Making a living in one of the very poorest parts of the world is a big achievement. But what if your livelihood was then swept away, literally? What would it take to start it again?
Makeri looked sad and frustrated as he stood in front of the remains of his home. Making a living in Dwazark Farm isn’t easy but he had managed it. Now everything lay in ruins.
The mudslides had been sudden and devastating. Dwazark Farm is a small but crowded shanty town in the heart of Freetown, Sierra Leone. Thousands of people are packed together, in fragile makeshift homes.
The torrential downpours of August 2017 caused flash flooding. This, in turn, triggered a landslide that eroded over 200 acres of Mount Sugar Loaf, on the outskirts of Freetown.
It was devastating: 500 bodies were later retrieved from the mud, while hundreds more were never found.
‘I have lived in this community for so long but I’d never seen such devastation,’ Makeri remembers. ‘My family and I weren’t able to save anything and only had the clothes we were wearing that night.’
‘My family and I weren’t able to save anything and only had the clothes we were wearing that night.’
Along with his home and possessions, his livelihood was also destroyed in an instant.
‘I ran a mini-mart in my community. I lost all my stock – retail and wholesale – I literally had nothing to sell.
‘I was a contented man as I had built my own house. My family were happy with whatever God provided for us. We weren’t rich but I could provide for my family through the business.’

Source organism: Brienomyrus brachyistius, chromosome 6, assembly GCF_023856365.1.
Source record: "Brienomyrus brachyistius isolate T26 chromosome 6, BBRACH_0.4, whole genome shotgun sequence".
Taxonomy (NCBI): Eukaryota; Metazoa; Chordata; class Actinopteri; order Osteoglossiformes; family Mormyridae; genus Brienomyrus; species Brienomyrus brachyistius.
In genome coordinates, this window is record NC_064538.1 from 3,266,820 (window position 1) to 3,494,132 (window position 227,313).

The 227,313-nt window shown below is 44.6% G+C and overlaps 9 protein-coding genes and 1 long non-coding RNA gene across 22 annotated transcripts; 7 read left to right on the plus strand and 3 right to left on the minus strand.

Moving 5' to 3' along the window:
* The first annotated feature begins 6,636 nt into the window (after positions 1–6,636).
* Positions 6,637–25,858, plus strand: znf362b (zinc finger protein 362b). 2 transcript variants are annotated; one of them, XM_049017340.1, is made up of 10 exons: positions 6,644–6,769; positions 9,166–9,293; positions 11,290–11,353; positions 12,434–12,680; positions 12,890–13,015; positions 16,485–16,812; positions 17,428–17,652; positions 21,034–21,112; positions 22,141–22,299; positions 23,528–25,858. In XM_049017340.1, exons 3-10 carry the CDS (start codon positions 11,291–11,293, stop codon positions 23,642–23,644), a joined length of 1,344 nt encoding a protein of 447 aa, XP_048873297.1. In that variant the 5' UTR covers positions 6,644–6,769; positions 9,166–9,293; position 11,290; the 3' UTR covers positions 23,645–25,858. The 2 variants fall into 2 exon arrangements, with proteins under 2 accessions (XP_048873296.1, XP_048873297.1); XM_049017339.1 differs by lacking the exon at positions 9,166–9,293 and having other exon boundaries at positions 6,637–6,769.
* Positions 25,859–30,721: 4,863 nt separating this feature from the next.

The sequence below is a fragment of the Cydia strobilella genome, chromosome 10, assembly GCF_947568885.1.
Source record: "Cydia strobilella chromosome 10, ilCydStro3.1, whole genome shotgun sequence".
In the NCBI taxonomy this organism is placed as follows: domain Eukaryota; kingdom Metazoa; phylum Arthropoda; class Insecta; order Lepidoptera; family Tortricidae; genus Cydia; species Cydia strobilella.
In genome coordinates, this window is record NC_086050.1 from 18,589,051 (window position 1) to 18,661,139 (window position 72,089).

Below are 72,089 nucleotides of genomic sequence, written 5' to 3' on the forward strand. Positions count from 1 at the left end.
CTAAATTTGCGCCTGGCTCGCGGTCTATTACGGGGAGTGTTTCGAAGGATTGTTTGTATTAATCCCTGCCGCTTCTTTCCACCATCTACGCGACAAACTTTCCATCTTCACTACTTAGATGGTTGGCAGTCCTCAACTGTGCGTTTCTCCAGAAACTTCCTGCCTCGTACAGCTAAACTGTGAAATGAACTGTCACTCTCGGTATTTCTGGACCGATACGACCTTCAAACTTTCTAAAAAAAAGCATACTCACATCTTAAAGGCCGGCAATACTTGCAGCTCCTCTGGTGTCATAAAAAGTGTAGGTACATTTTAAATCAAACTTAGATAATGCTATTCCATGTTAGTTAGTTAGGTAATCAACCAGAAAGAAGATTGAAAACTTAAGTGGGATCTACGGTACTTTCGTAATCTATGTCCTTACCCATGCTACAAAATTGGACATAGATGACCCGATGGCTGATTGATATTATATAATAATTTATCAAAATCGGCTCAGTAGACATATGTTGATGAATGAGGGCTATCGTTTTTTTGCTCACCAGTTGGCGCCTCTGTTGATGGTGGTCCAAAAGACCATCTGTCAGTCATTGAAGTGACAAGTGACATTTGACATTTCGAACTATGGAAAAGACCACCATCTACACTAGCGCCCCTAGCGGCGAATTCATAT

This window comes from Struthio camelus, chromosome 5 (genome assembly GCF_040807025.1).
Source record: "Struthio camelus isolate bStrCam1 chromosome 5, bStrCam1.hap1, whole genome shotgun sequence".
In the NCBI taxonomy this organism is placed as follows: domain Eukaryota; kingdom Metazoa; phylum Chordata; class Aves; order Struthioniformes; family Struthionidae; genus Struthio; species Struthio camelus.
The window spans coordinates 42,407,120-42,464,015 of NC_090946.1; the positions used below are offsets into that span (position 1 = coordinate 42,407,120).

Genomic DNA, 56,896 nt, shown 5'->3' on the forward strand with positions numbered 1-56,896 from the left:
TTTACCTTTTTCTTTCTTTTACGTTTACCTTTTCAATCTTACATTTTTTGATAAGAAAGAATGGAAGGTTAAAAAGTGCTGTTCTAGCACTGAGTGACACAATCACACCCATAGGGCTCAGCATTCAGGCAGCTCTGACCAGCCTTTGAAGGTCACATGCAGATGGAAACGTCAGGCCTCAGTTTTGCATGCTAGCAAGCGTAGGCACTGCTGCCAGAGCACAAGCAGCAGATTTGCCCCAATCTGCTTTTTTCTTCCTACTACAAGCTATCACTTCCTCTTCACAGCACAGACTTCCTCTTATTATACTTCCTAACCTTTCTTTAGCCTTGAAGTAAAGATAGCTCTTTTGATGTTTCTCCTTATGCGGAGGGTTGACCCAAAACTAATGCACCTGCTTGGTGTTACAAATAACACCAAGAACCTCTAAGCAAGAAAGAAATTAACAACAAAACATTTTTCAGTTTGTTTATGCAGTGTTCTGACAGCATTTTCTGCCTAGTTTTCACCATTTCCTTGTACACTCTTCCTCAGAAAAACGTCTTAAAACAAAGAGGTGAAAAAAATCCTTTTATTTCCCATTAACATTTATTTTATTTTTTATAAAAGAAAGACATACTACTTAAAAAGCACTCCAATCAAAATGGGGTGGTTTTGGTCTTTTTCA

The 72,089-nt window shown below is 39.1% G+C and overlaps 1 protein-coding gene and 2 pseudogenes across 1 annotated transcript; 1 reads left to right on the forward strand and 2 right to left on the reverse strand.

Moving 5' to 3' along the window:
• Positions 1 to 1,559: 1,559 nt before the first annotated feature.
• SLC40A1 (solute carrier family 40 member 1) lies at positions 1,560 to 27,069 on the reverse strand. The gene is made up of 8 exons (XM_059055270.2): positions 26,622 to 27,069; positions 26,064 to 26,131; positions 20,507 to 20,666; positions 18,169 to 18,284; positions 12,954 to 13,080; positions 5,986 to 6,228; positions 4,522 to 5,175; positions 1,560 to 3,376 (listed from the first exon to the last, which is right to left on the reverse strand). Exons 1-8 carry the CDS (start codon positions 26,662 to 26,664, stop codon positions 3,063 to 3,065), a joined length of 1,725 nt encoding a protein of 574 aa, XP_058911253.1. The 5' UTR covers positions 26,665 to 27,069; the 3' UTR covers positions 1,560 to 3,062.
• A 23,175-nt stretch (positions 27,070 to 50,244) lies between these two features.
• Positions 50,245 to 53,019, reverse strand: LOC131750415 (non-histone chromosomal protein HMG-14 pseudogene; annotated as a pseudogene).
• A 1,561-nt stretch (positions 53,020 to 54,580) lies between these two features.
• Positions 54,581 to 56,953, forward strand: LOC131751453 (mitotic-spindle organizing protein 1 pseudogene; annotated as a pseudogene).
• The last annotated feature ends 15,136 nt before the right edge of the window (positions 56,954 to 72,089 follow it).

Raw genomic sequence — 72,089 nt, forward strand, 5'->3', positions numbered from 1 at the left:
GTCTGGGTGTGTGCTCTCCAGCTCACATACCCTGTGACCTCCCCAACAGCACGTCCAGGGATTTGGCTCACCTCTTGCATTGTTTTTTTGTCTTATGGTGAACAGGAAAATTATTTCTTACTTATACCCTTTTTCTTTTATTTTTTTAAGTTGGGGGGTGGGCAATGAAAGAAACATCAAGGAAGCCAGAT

Makeri’s family had to rely on the hospitality of friends and neighbours to survive, but he had no way to relaunch his business.
Thankfully the local church, Hill Side Baptist, heard about his plight. The church took charge of registering survivors after the landslide, and the minister, Rev Titus Kamara, was able to offer them a lifeline.
Through the support of Tearfund’s partners the Baptist Church of Sierra Leone and the Evangelical Fellowship of Sierra Leone, Hill Side Baptist was able to give Makeri a modest cash grant. It was enough to help him get back on his feet and start to rebuild his house, as well as buy food and commodities to sell.
‘I believe it was God that crossed my path with the Baptist church and I know that he will see me through.'
‘I was given SLL 1,000,000 [about £110]. My hope is to restart my mini-mart, as it has been my livelihood and I have invested a lot in it. I know it can be done if I am determined.’
However, he was also offered something even more important by Tearfund’s partners: psychosocial support. As a result, Makeri has been able to come to terms with the trauma of losing everything. And that, every bit as much as the cash, is why he is feeling strong enough to rebuild his life.
‘I feel good for the cash given but more so for the counselling. It’s good knowing I have people to support me during this difficult phase of my life.
‘I had reached a point where I decided that there was no hope for me. Now, after receiving the cash and counselling sessions, I have hope that I will be able to restart my business and repair my house. And we will be a family again.
‘I believe it was God that crossed my path with the Baptist church, to help me through this difficult time; and I know that he will see me through. I know I will stand again.’